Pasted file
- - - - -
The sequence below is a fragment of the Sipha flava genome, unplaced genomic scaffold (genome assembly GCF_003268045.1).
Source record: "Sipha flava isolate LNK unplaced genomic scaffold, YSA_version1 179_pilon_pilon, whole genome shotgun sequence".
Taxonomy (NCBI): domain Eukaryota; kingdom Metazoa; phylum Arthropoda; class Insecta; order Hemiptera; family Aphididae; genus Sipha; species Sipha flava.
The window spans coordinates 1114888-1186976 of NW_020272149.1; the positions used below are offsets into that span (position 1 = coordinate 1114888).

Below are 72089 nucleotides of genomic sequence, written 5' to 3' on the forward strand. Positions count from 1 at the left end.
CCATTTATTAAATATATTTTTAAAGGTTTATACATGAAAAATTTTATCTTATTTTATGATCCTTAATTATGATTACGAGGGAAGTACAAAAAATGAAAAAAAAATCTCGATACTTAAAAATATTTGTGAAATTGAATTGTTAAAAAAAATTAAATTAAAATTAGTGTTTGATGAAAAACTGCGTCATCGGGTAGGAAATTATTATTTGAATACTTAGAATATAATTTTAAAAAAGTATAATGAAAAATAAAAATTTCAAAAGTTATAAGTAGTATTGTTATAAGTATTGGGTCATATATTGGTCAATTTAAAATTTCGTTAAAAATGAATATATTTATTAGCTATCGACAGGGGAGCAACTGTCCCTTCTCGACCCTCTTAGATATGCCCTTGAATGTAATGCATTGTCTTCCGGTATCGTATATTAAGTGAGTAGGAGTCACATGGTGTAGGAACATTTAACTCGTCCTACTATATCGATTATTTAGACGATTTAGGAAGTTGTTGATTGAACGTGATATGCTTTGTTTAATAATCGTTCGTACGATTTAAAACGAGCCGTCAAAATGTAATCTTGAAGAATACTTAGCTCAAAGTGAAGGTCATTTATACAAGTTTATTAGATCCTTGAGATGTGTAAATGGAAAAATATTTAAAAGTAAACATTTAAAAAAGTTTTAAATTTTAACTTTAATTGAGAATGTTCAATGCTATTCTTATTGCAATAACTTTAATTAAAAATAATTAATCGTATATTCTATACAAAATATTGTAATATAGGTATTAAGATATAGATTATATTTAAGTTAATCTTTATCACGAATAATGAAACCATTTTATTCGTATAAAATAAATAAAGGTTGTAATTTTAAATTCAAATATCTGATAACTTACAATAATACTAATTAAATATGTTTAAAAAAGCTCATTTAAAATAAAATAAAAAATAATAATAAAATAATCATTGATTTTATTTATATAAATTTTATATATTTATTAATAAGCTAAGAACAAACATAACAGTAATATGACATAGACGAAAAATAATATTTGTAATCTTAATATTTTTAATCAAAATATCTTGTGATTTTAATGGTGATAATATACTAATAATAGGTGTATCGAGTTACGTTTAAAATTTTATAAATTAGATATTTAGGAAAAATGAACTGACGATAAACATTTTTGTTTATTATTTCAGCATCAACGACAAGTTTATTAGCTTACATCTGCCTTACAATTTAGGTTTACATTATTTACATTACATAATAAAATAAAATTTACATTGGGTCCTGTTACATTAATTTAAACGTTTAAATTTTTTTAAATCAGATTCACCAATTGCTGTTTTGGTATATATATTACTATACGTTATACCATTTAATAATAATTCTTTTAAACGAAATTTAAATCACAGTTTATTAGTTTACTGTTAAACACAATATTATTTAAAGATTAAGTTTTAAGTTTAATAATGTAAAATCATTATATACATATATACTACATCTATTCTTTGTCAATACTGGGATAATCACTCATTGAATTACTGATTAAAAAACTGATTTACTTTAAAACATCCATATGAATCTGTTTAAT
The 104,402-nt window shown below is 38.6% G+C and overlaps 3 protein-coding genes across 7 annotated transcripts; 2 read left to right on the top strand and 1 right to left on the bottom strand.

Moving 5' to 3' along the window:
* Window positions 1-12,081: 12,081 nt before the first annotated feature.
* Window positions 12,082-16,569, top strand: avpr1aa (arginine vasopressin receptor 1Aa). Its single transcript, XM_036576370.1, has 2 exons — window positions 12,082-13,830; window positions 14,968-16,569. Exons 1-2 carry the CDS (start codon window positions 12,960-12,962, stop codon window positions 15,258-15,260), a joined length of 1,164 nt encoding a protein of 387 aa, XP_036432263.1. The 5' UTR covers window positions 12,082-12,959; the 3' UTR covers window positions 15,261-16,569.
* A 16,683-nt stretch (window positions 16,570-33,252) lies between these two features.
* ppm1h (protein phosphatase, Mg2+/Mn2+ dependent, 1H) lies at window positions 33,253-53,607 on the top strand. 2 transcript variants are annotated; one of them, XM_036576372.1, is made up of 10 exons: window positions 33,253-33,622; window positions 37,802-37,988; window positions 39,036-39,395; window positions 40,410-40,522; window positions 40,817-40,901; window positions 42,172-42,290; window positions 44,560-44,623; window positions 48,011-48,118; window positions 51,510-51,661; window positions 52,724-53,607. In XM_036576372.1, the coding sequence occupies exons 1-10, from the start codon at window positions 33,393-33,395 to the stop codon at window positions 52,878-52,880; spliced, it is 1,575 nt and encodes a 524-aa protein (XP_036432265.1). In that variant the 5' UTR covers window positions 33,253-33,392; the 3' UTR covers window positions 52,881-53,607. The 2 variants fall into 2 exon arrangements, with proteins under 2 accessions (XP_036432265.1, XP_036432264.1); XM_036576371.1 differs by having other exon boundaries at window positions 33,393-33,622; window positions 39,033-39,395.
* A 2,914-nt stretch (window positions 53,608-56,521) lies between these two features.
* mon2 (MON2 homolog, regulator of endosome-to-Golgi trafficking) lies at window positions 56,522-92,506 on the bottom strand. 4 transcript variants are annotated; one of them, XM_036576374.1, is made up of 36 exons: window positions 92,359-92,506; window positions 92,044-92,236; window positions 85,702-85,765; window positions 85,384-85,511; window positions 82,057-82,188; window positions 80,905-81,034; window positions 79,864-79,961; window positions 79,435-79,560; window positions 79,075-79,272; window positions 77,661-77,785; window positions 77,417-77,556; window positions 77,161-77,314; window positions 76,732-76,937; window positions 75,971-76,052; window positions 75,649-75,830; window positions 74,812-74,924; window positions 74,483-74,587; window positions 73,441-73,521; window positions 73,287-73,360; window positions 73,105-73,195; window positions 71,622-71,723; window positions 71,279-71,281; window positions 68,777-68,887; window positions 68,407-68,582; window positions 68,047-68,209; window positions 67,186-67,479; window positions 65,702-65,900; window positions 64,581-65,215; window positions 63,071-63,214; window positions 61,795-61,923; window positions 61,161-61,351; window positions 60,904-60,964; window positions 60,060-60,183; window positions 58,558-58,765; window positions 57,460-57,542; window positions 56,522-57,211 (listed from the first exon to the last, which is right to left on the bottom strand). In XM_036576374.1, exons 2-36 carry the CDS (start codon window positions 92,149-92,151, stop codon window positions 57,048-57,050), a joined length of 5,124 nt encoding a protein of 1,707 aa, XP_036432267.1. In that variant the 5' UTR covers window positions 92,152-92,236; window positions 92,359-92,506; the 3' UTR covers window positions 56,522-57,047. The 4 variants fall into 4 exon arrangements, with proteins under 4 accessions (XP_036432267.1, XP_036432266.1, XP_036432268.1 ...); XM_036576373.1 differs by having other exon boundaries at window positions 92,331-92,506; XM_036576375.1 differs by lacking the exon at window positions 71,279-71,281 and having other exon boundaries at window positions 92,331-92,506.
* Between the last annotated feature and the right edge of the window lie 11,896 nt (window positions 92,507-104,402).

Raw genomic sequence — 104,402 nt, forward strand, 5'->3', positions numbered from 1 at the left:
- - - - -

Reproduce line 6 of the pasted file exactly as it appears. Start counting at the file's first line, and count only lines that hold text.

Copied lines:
CCATTTATTAAATATATTTTTAAAGGTTTATACATGAAAAATTTTATCTTATTTTATGATCCTTAATTATGATTACGAGGGAAGTACAAAAAATGAAAAAAAAATCTCGATACTTAAAAATATTTGTGAAATTGAATTGTTAAAAAAAATTAAATTAAAATTAGTGTTTGATGAAAAACTGCGTCATCGGGTAGGAAATTATTATTTGAATACTTAGAATATAATTTTAAAAAAGTATAATGAAAAATAAAAATTTCAAAAGTTATAAGTAGTATTGTTATAAGTATTGGGTCATATATTGGTCAATTTAAAATTTCGTTAAAAATGAATATATTTATTAGCTATCGACAGGGGAGCAACTGTCCCTTCTCGACCCTCTTAGATATGCCCTTGAATGTAATGCATTGTCTTCCGGTATCGTATATTAAGTGAGTAGGAGTCACATGGTGTAGGAACATTTAACTCGTCCTACTATATCGATTATTTAGACGATTTAGGAAGTTGTTGATTGAACGTGATATGCTTTGTTTAATAATCGTTCGTACGATTTAAAACGAGCCGTCAAAATGTAATCTTGAAGAATACTTAGCTCAAAGTGAAGGTCATTTATACAAGTTTATTAGATCCTTGAGATGTGTAAATGGAAAAATATTTAAAAGTAAACATTTAAAAAAGTTTTAAATTTTAACTTTAATTGAGAATGTTCAATGCTATTCTTATTGCAATAACTTTAATTAAAAATAATTAATCGTATATTCTATACAAAATATTGTAATATAGGTATTAAGATATAGATTATATTTAAGTTAATCTTTATCACGAATAATGAAACCATTTTATTCGTATAAAATAAATAAAGGTTGTAATTTTAAATTCAAATATCTGATAACTTACAATAATACTAATTAAATATGTTTAAAAAAGCTCATTTAAAATAAAATAAAAAATAATAATAAAATAATCATTGATTTTATTTATATAAATTTTATATATTTATTAATAAGCTAAGAACAAACATAACAGTAATATGACATAGACGAAAAATAATATTTGTAATCTTAATATTTTTAATCAAAATATCTTGTGATTTTAATGGTGATAATATACTAATAATAGGTGTATCGAGTTACGTTTAAAATTTTATAAATTAGATATTTAGGAAAAATGAACTGACGATAAACATTTTTGTTTATTATTTCAGCATCAACGACAAGTTTATTAGCTTACATCTGCCTTACAATTTAGGTTTACATTATTTACATTACATAATAAAATAAAATTTACATTGGGTCCTGTTACATTAATTTAAACGTTTAAATTTTTTTAAATCAGATTCACCAATTGCTGTTTTGGTATATATATTACTATACGTTATACCATTTAATAATAATTCTTTTAAACGAAATTTAAATCACAGTTTATTAGTTTACTGTTAAACACAATATTATTTAAAGATTAAGTTTTAAGTTTAATAATGTAAAATCATTATATACATATATACTACATCTATTCTTTGTCAATACTGGGATAATCACTCATTGAATTACTGATTAAAAAACTGATTTACTTTAAAACATCCATATGAATCTGTTTAAT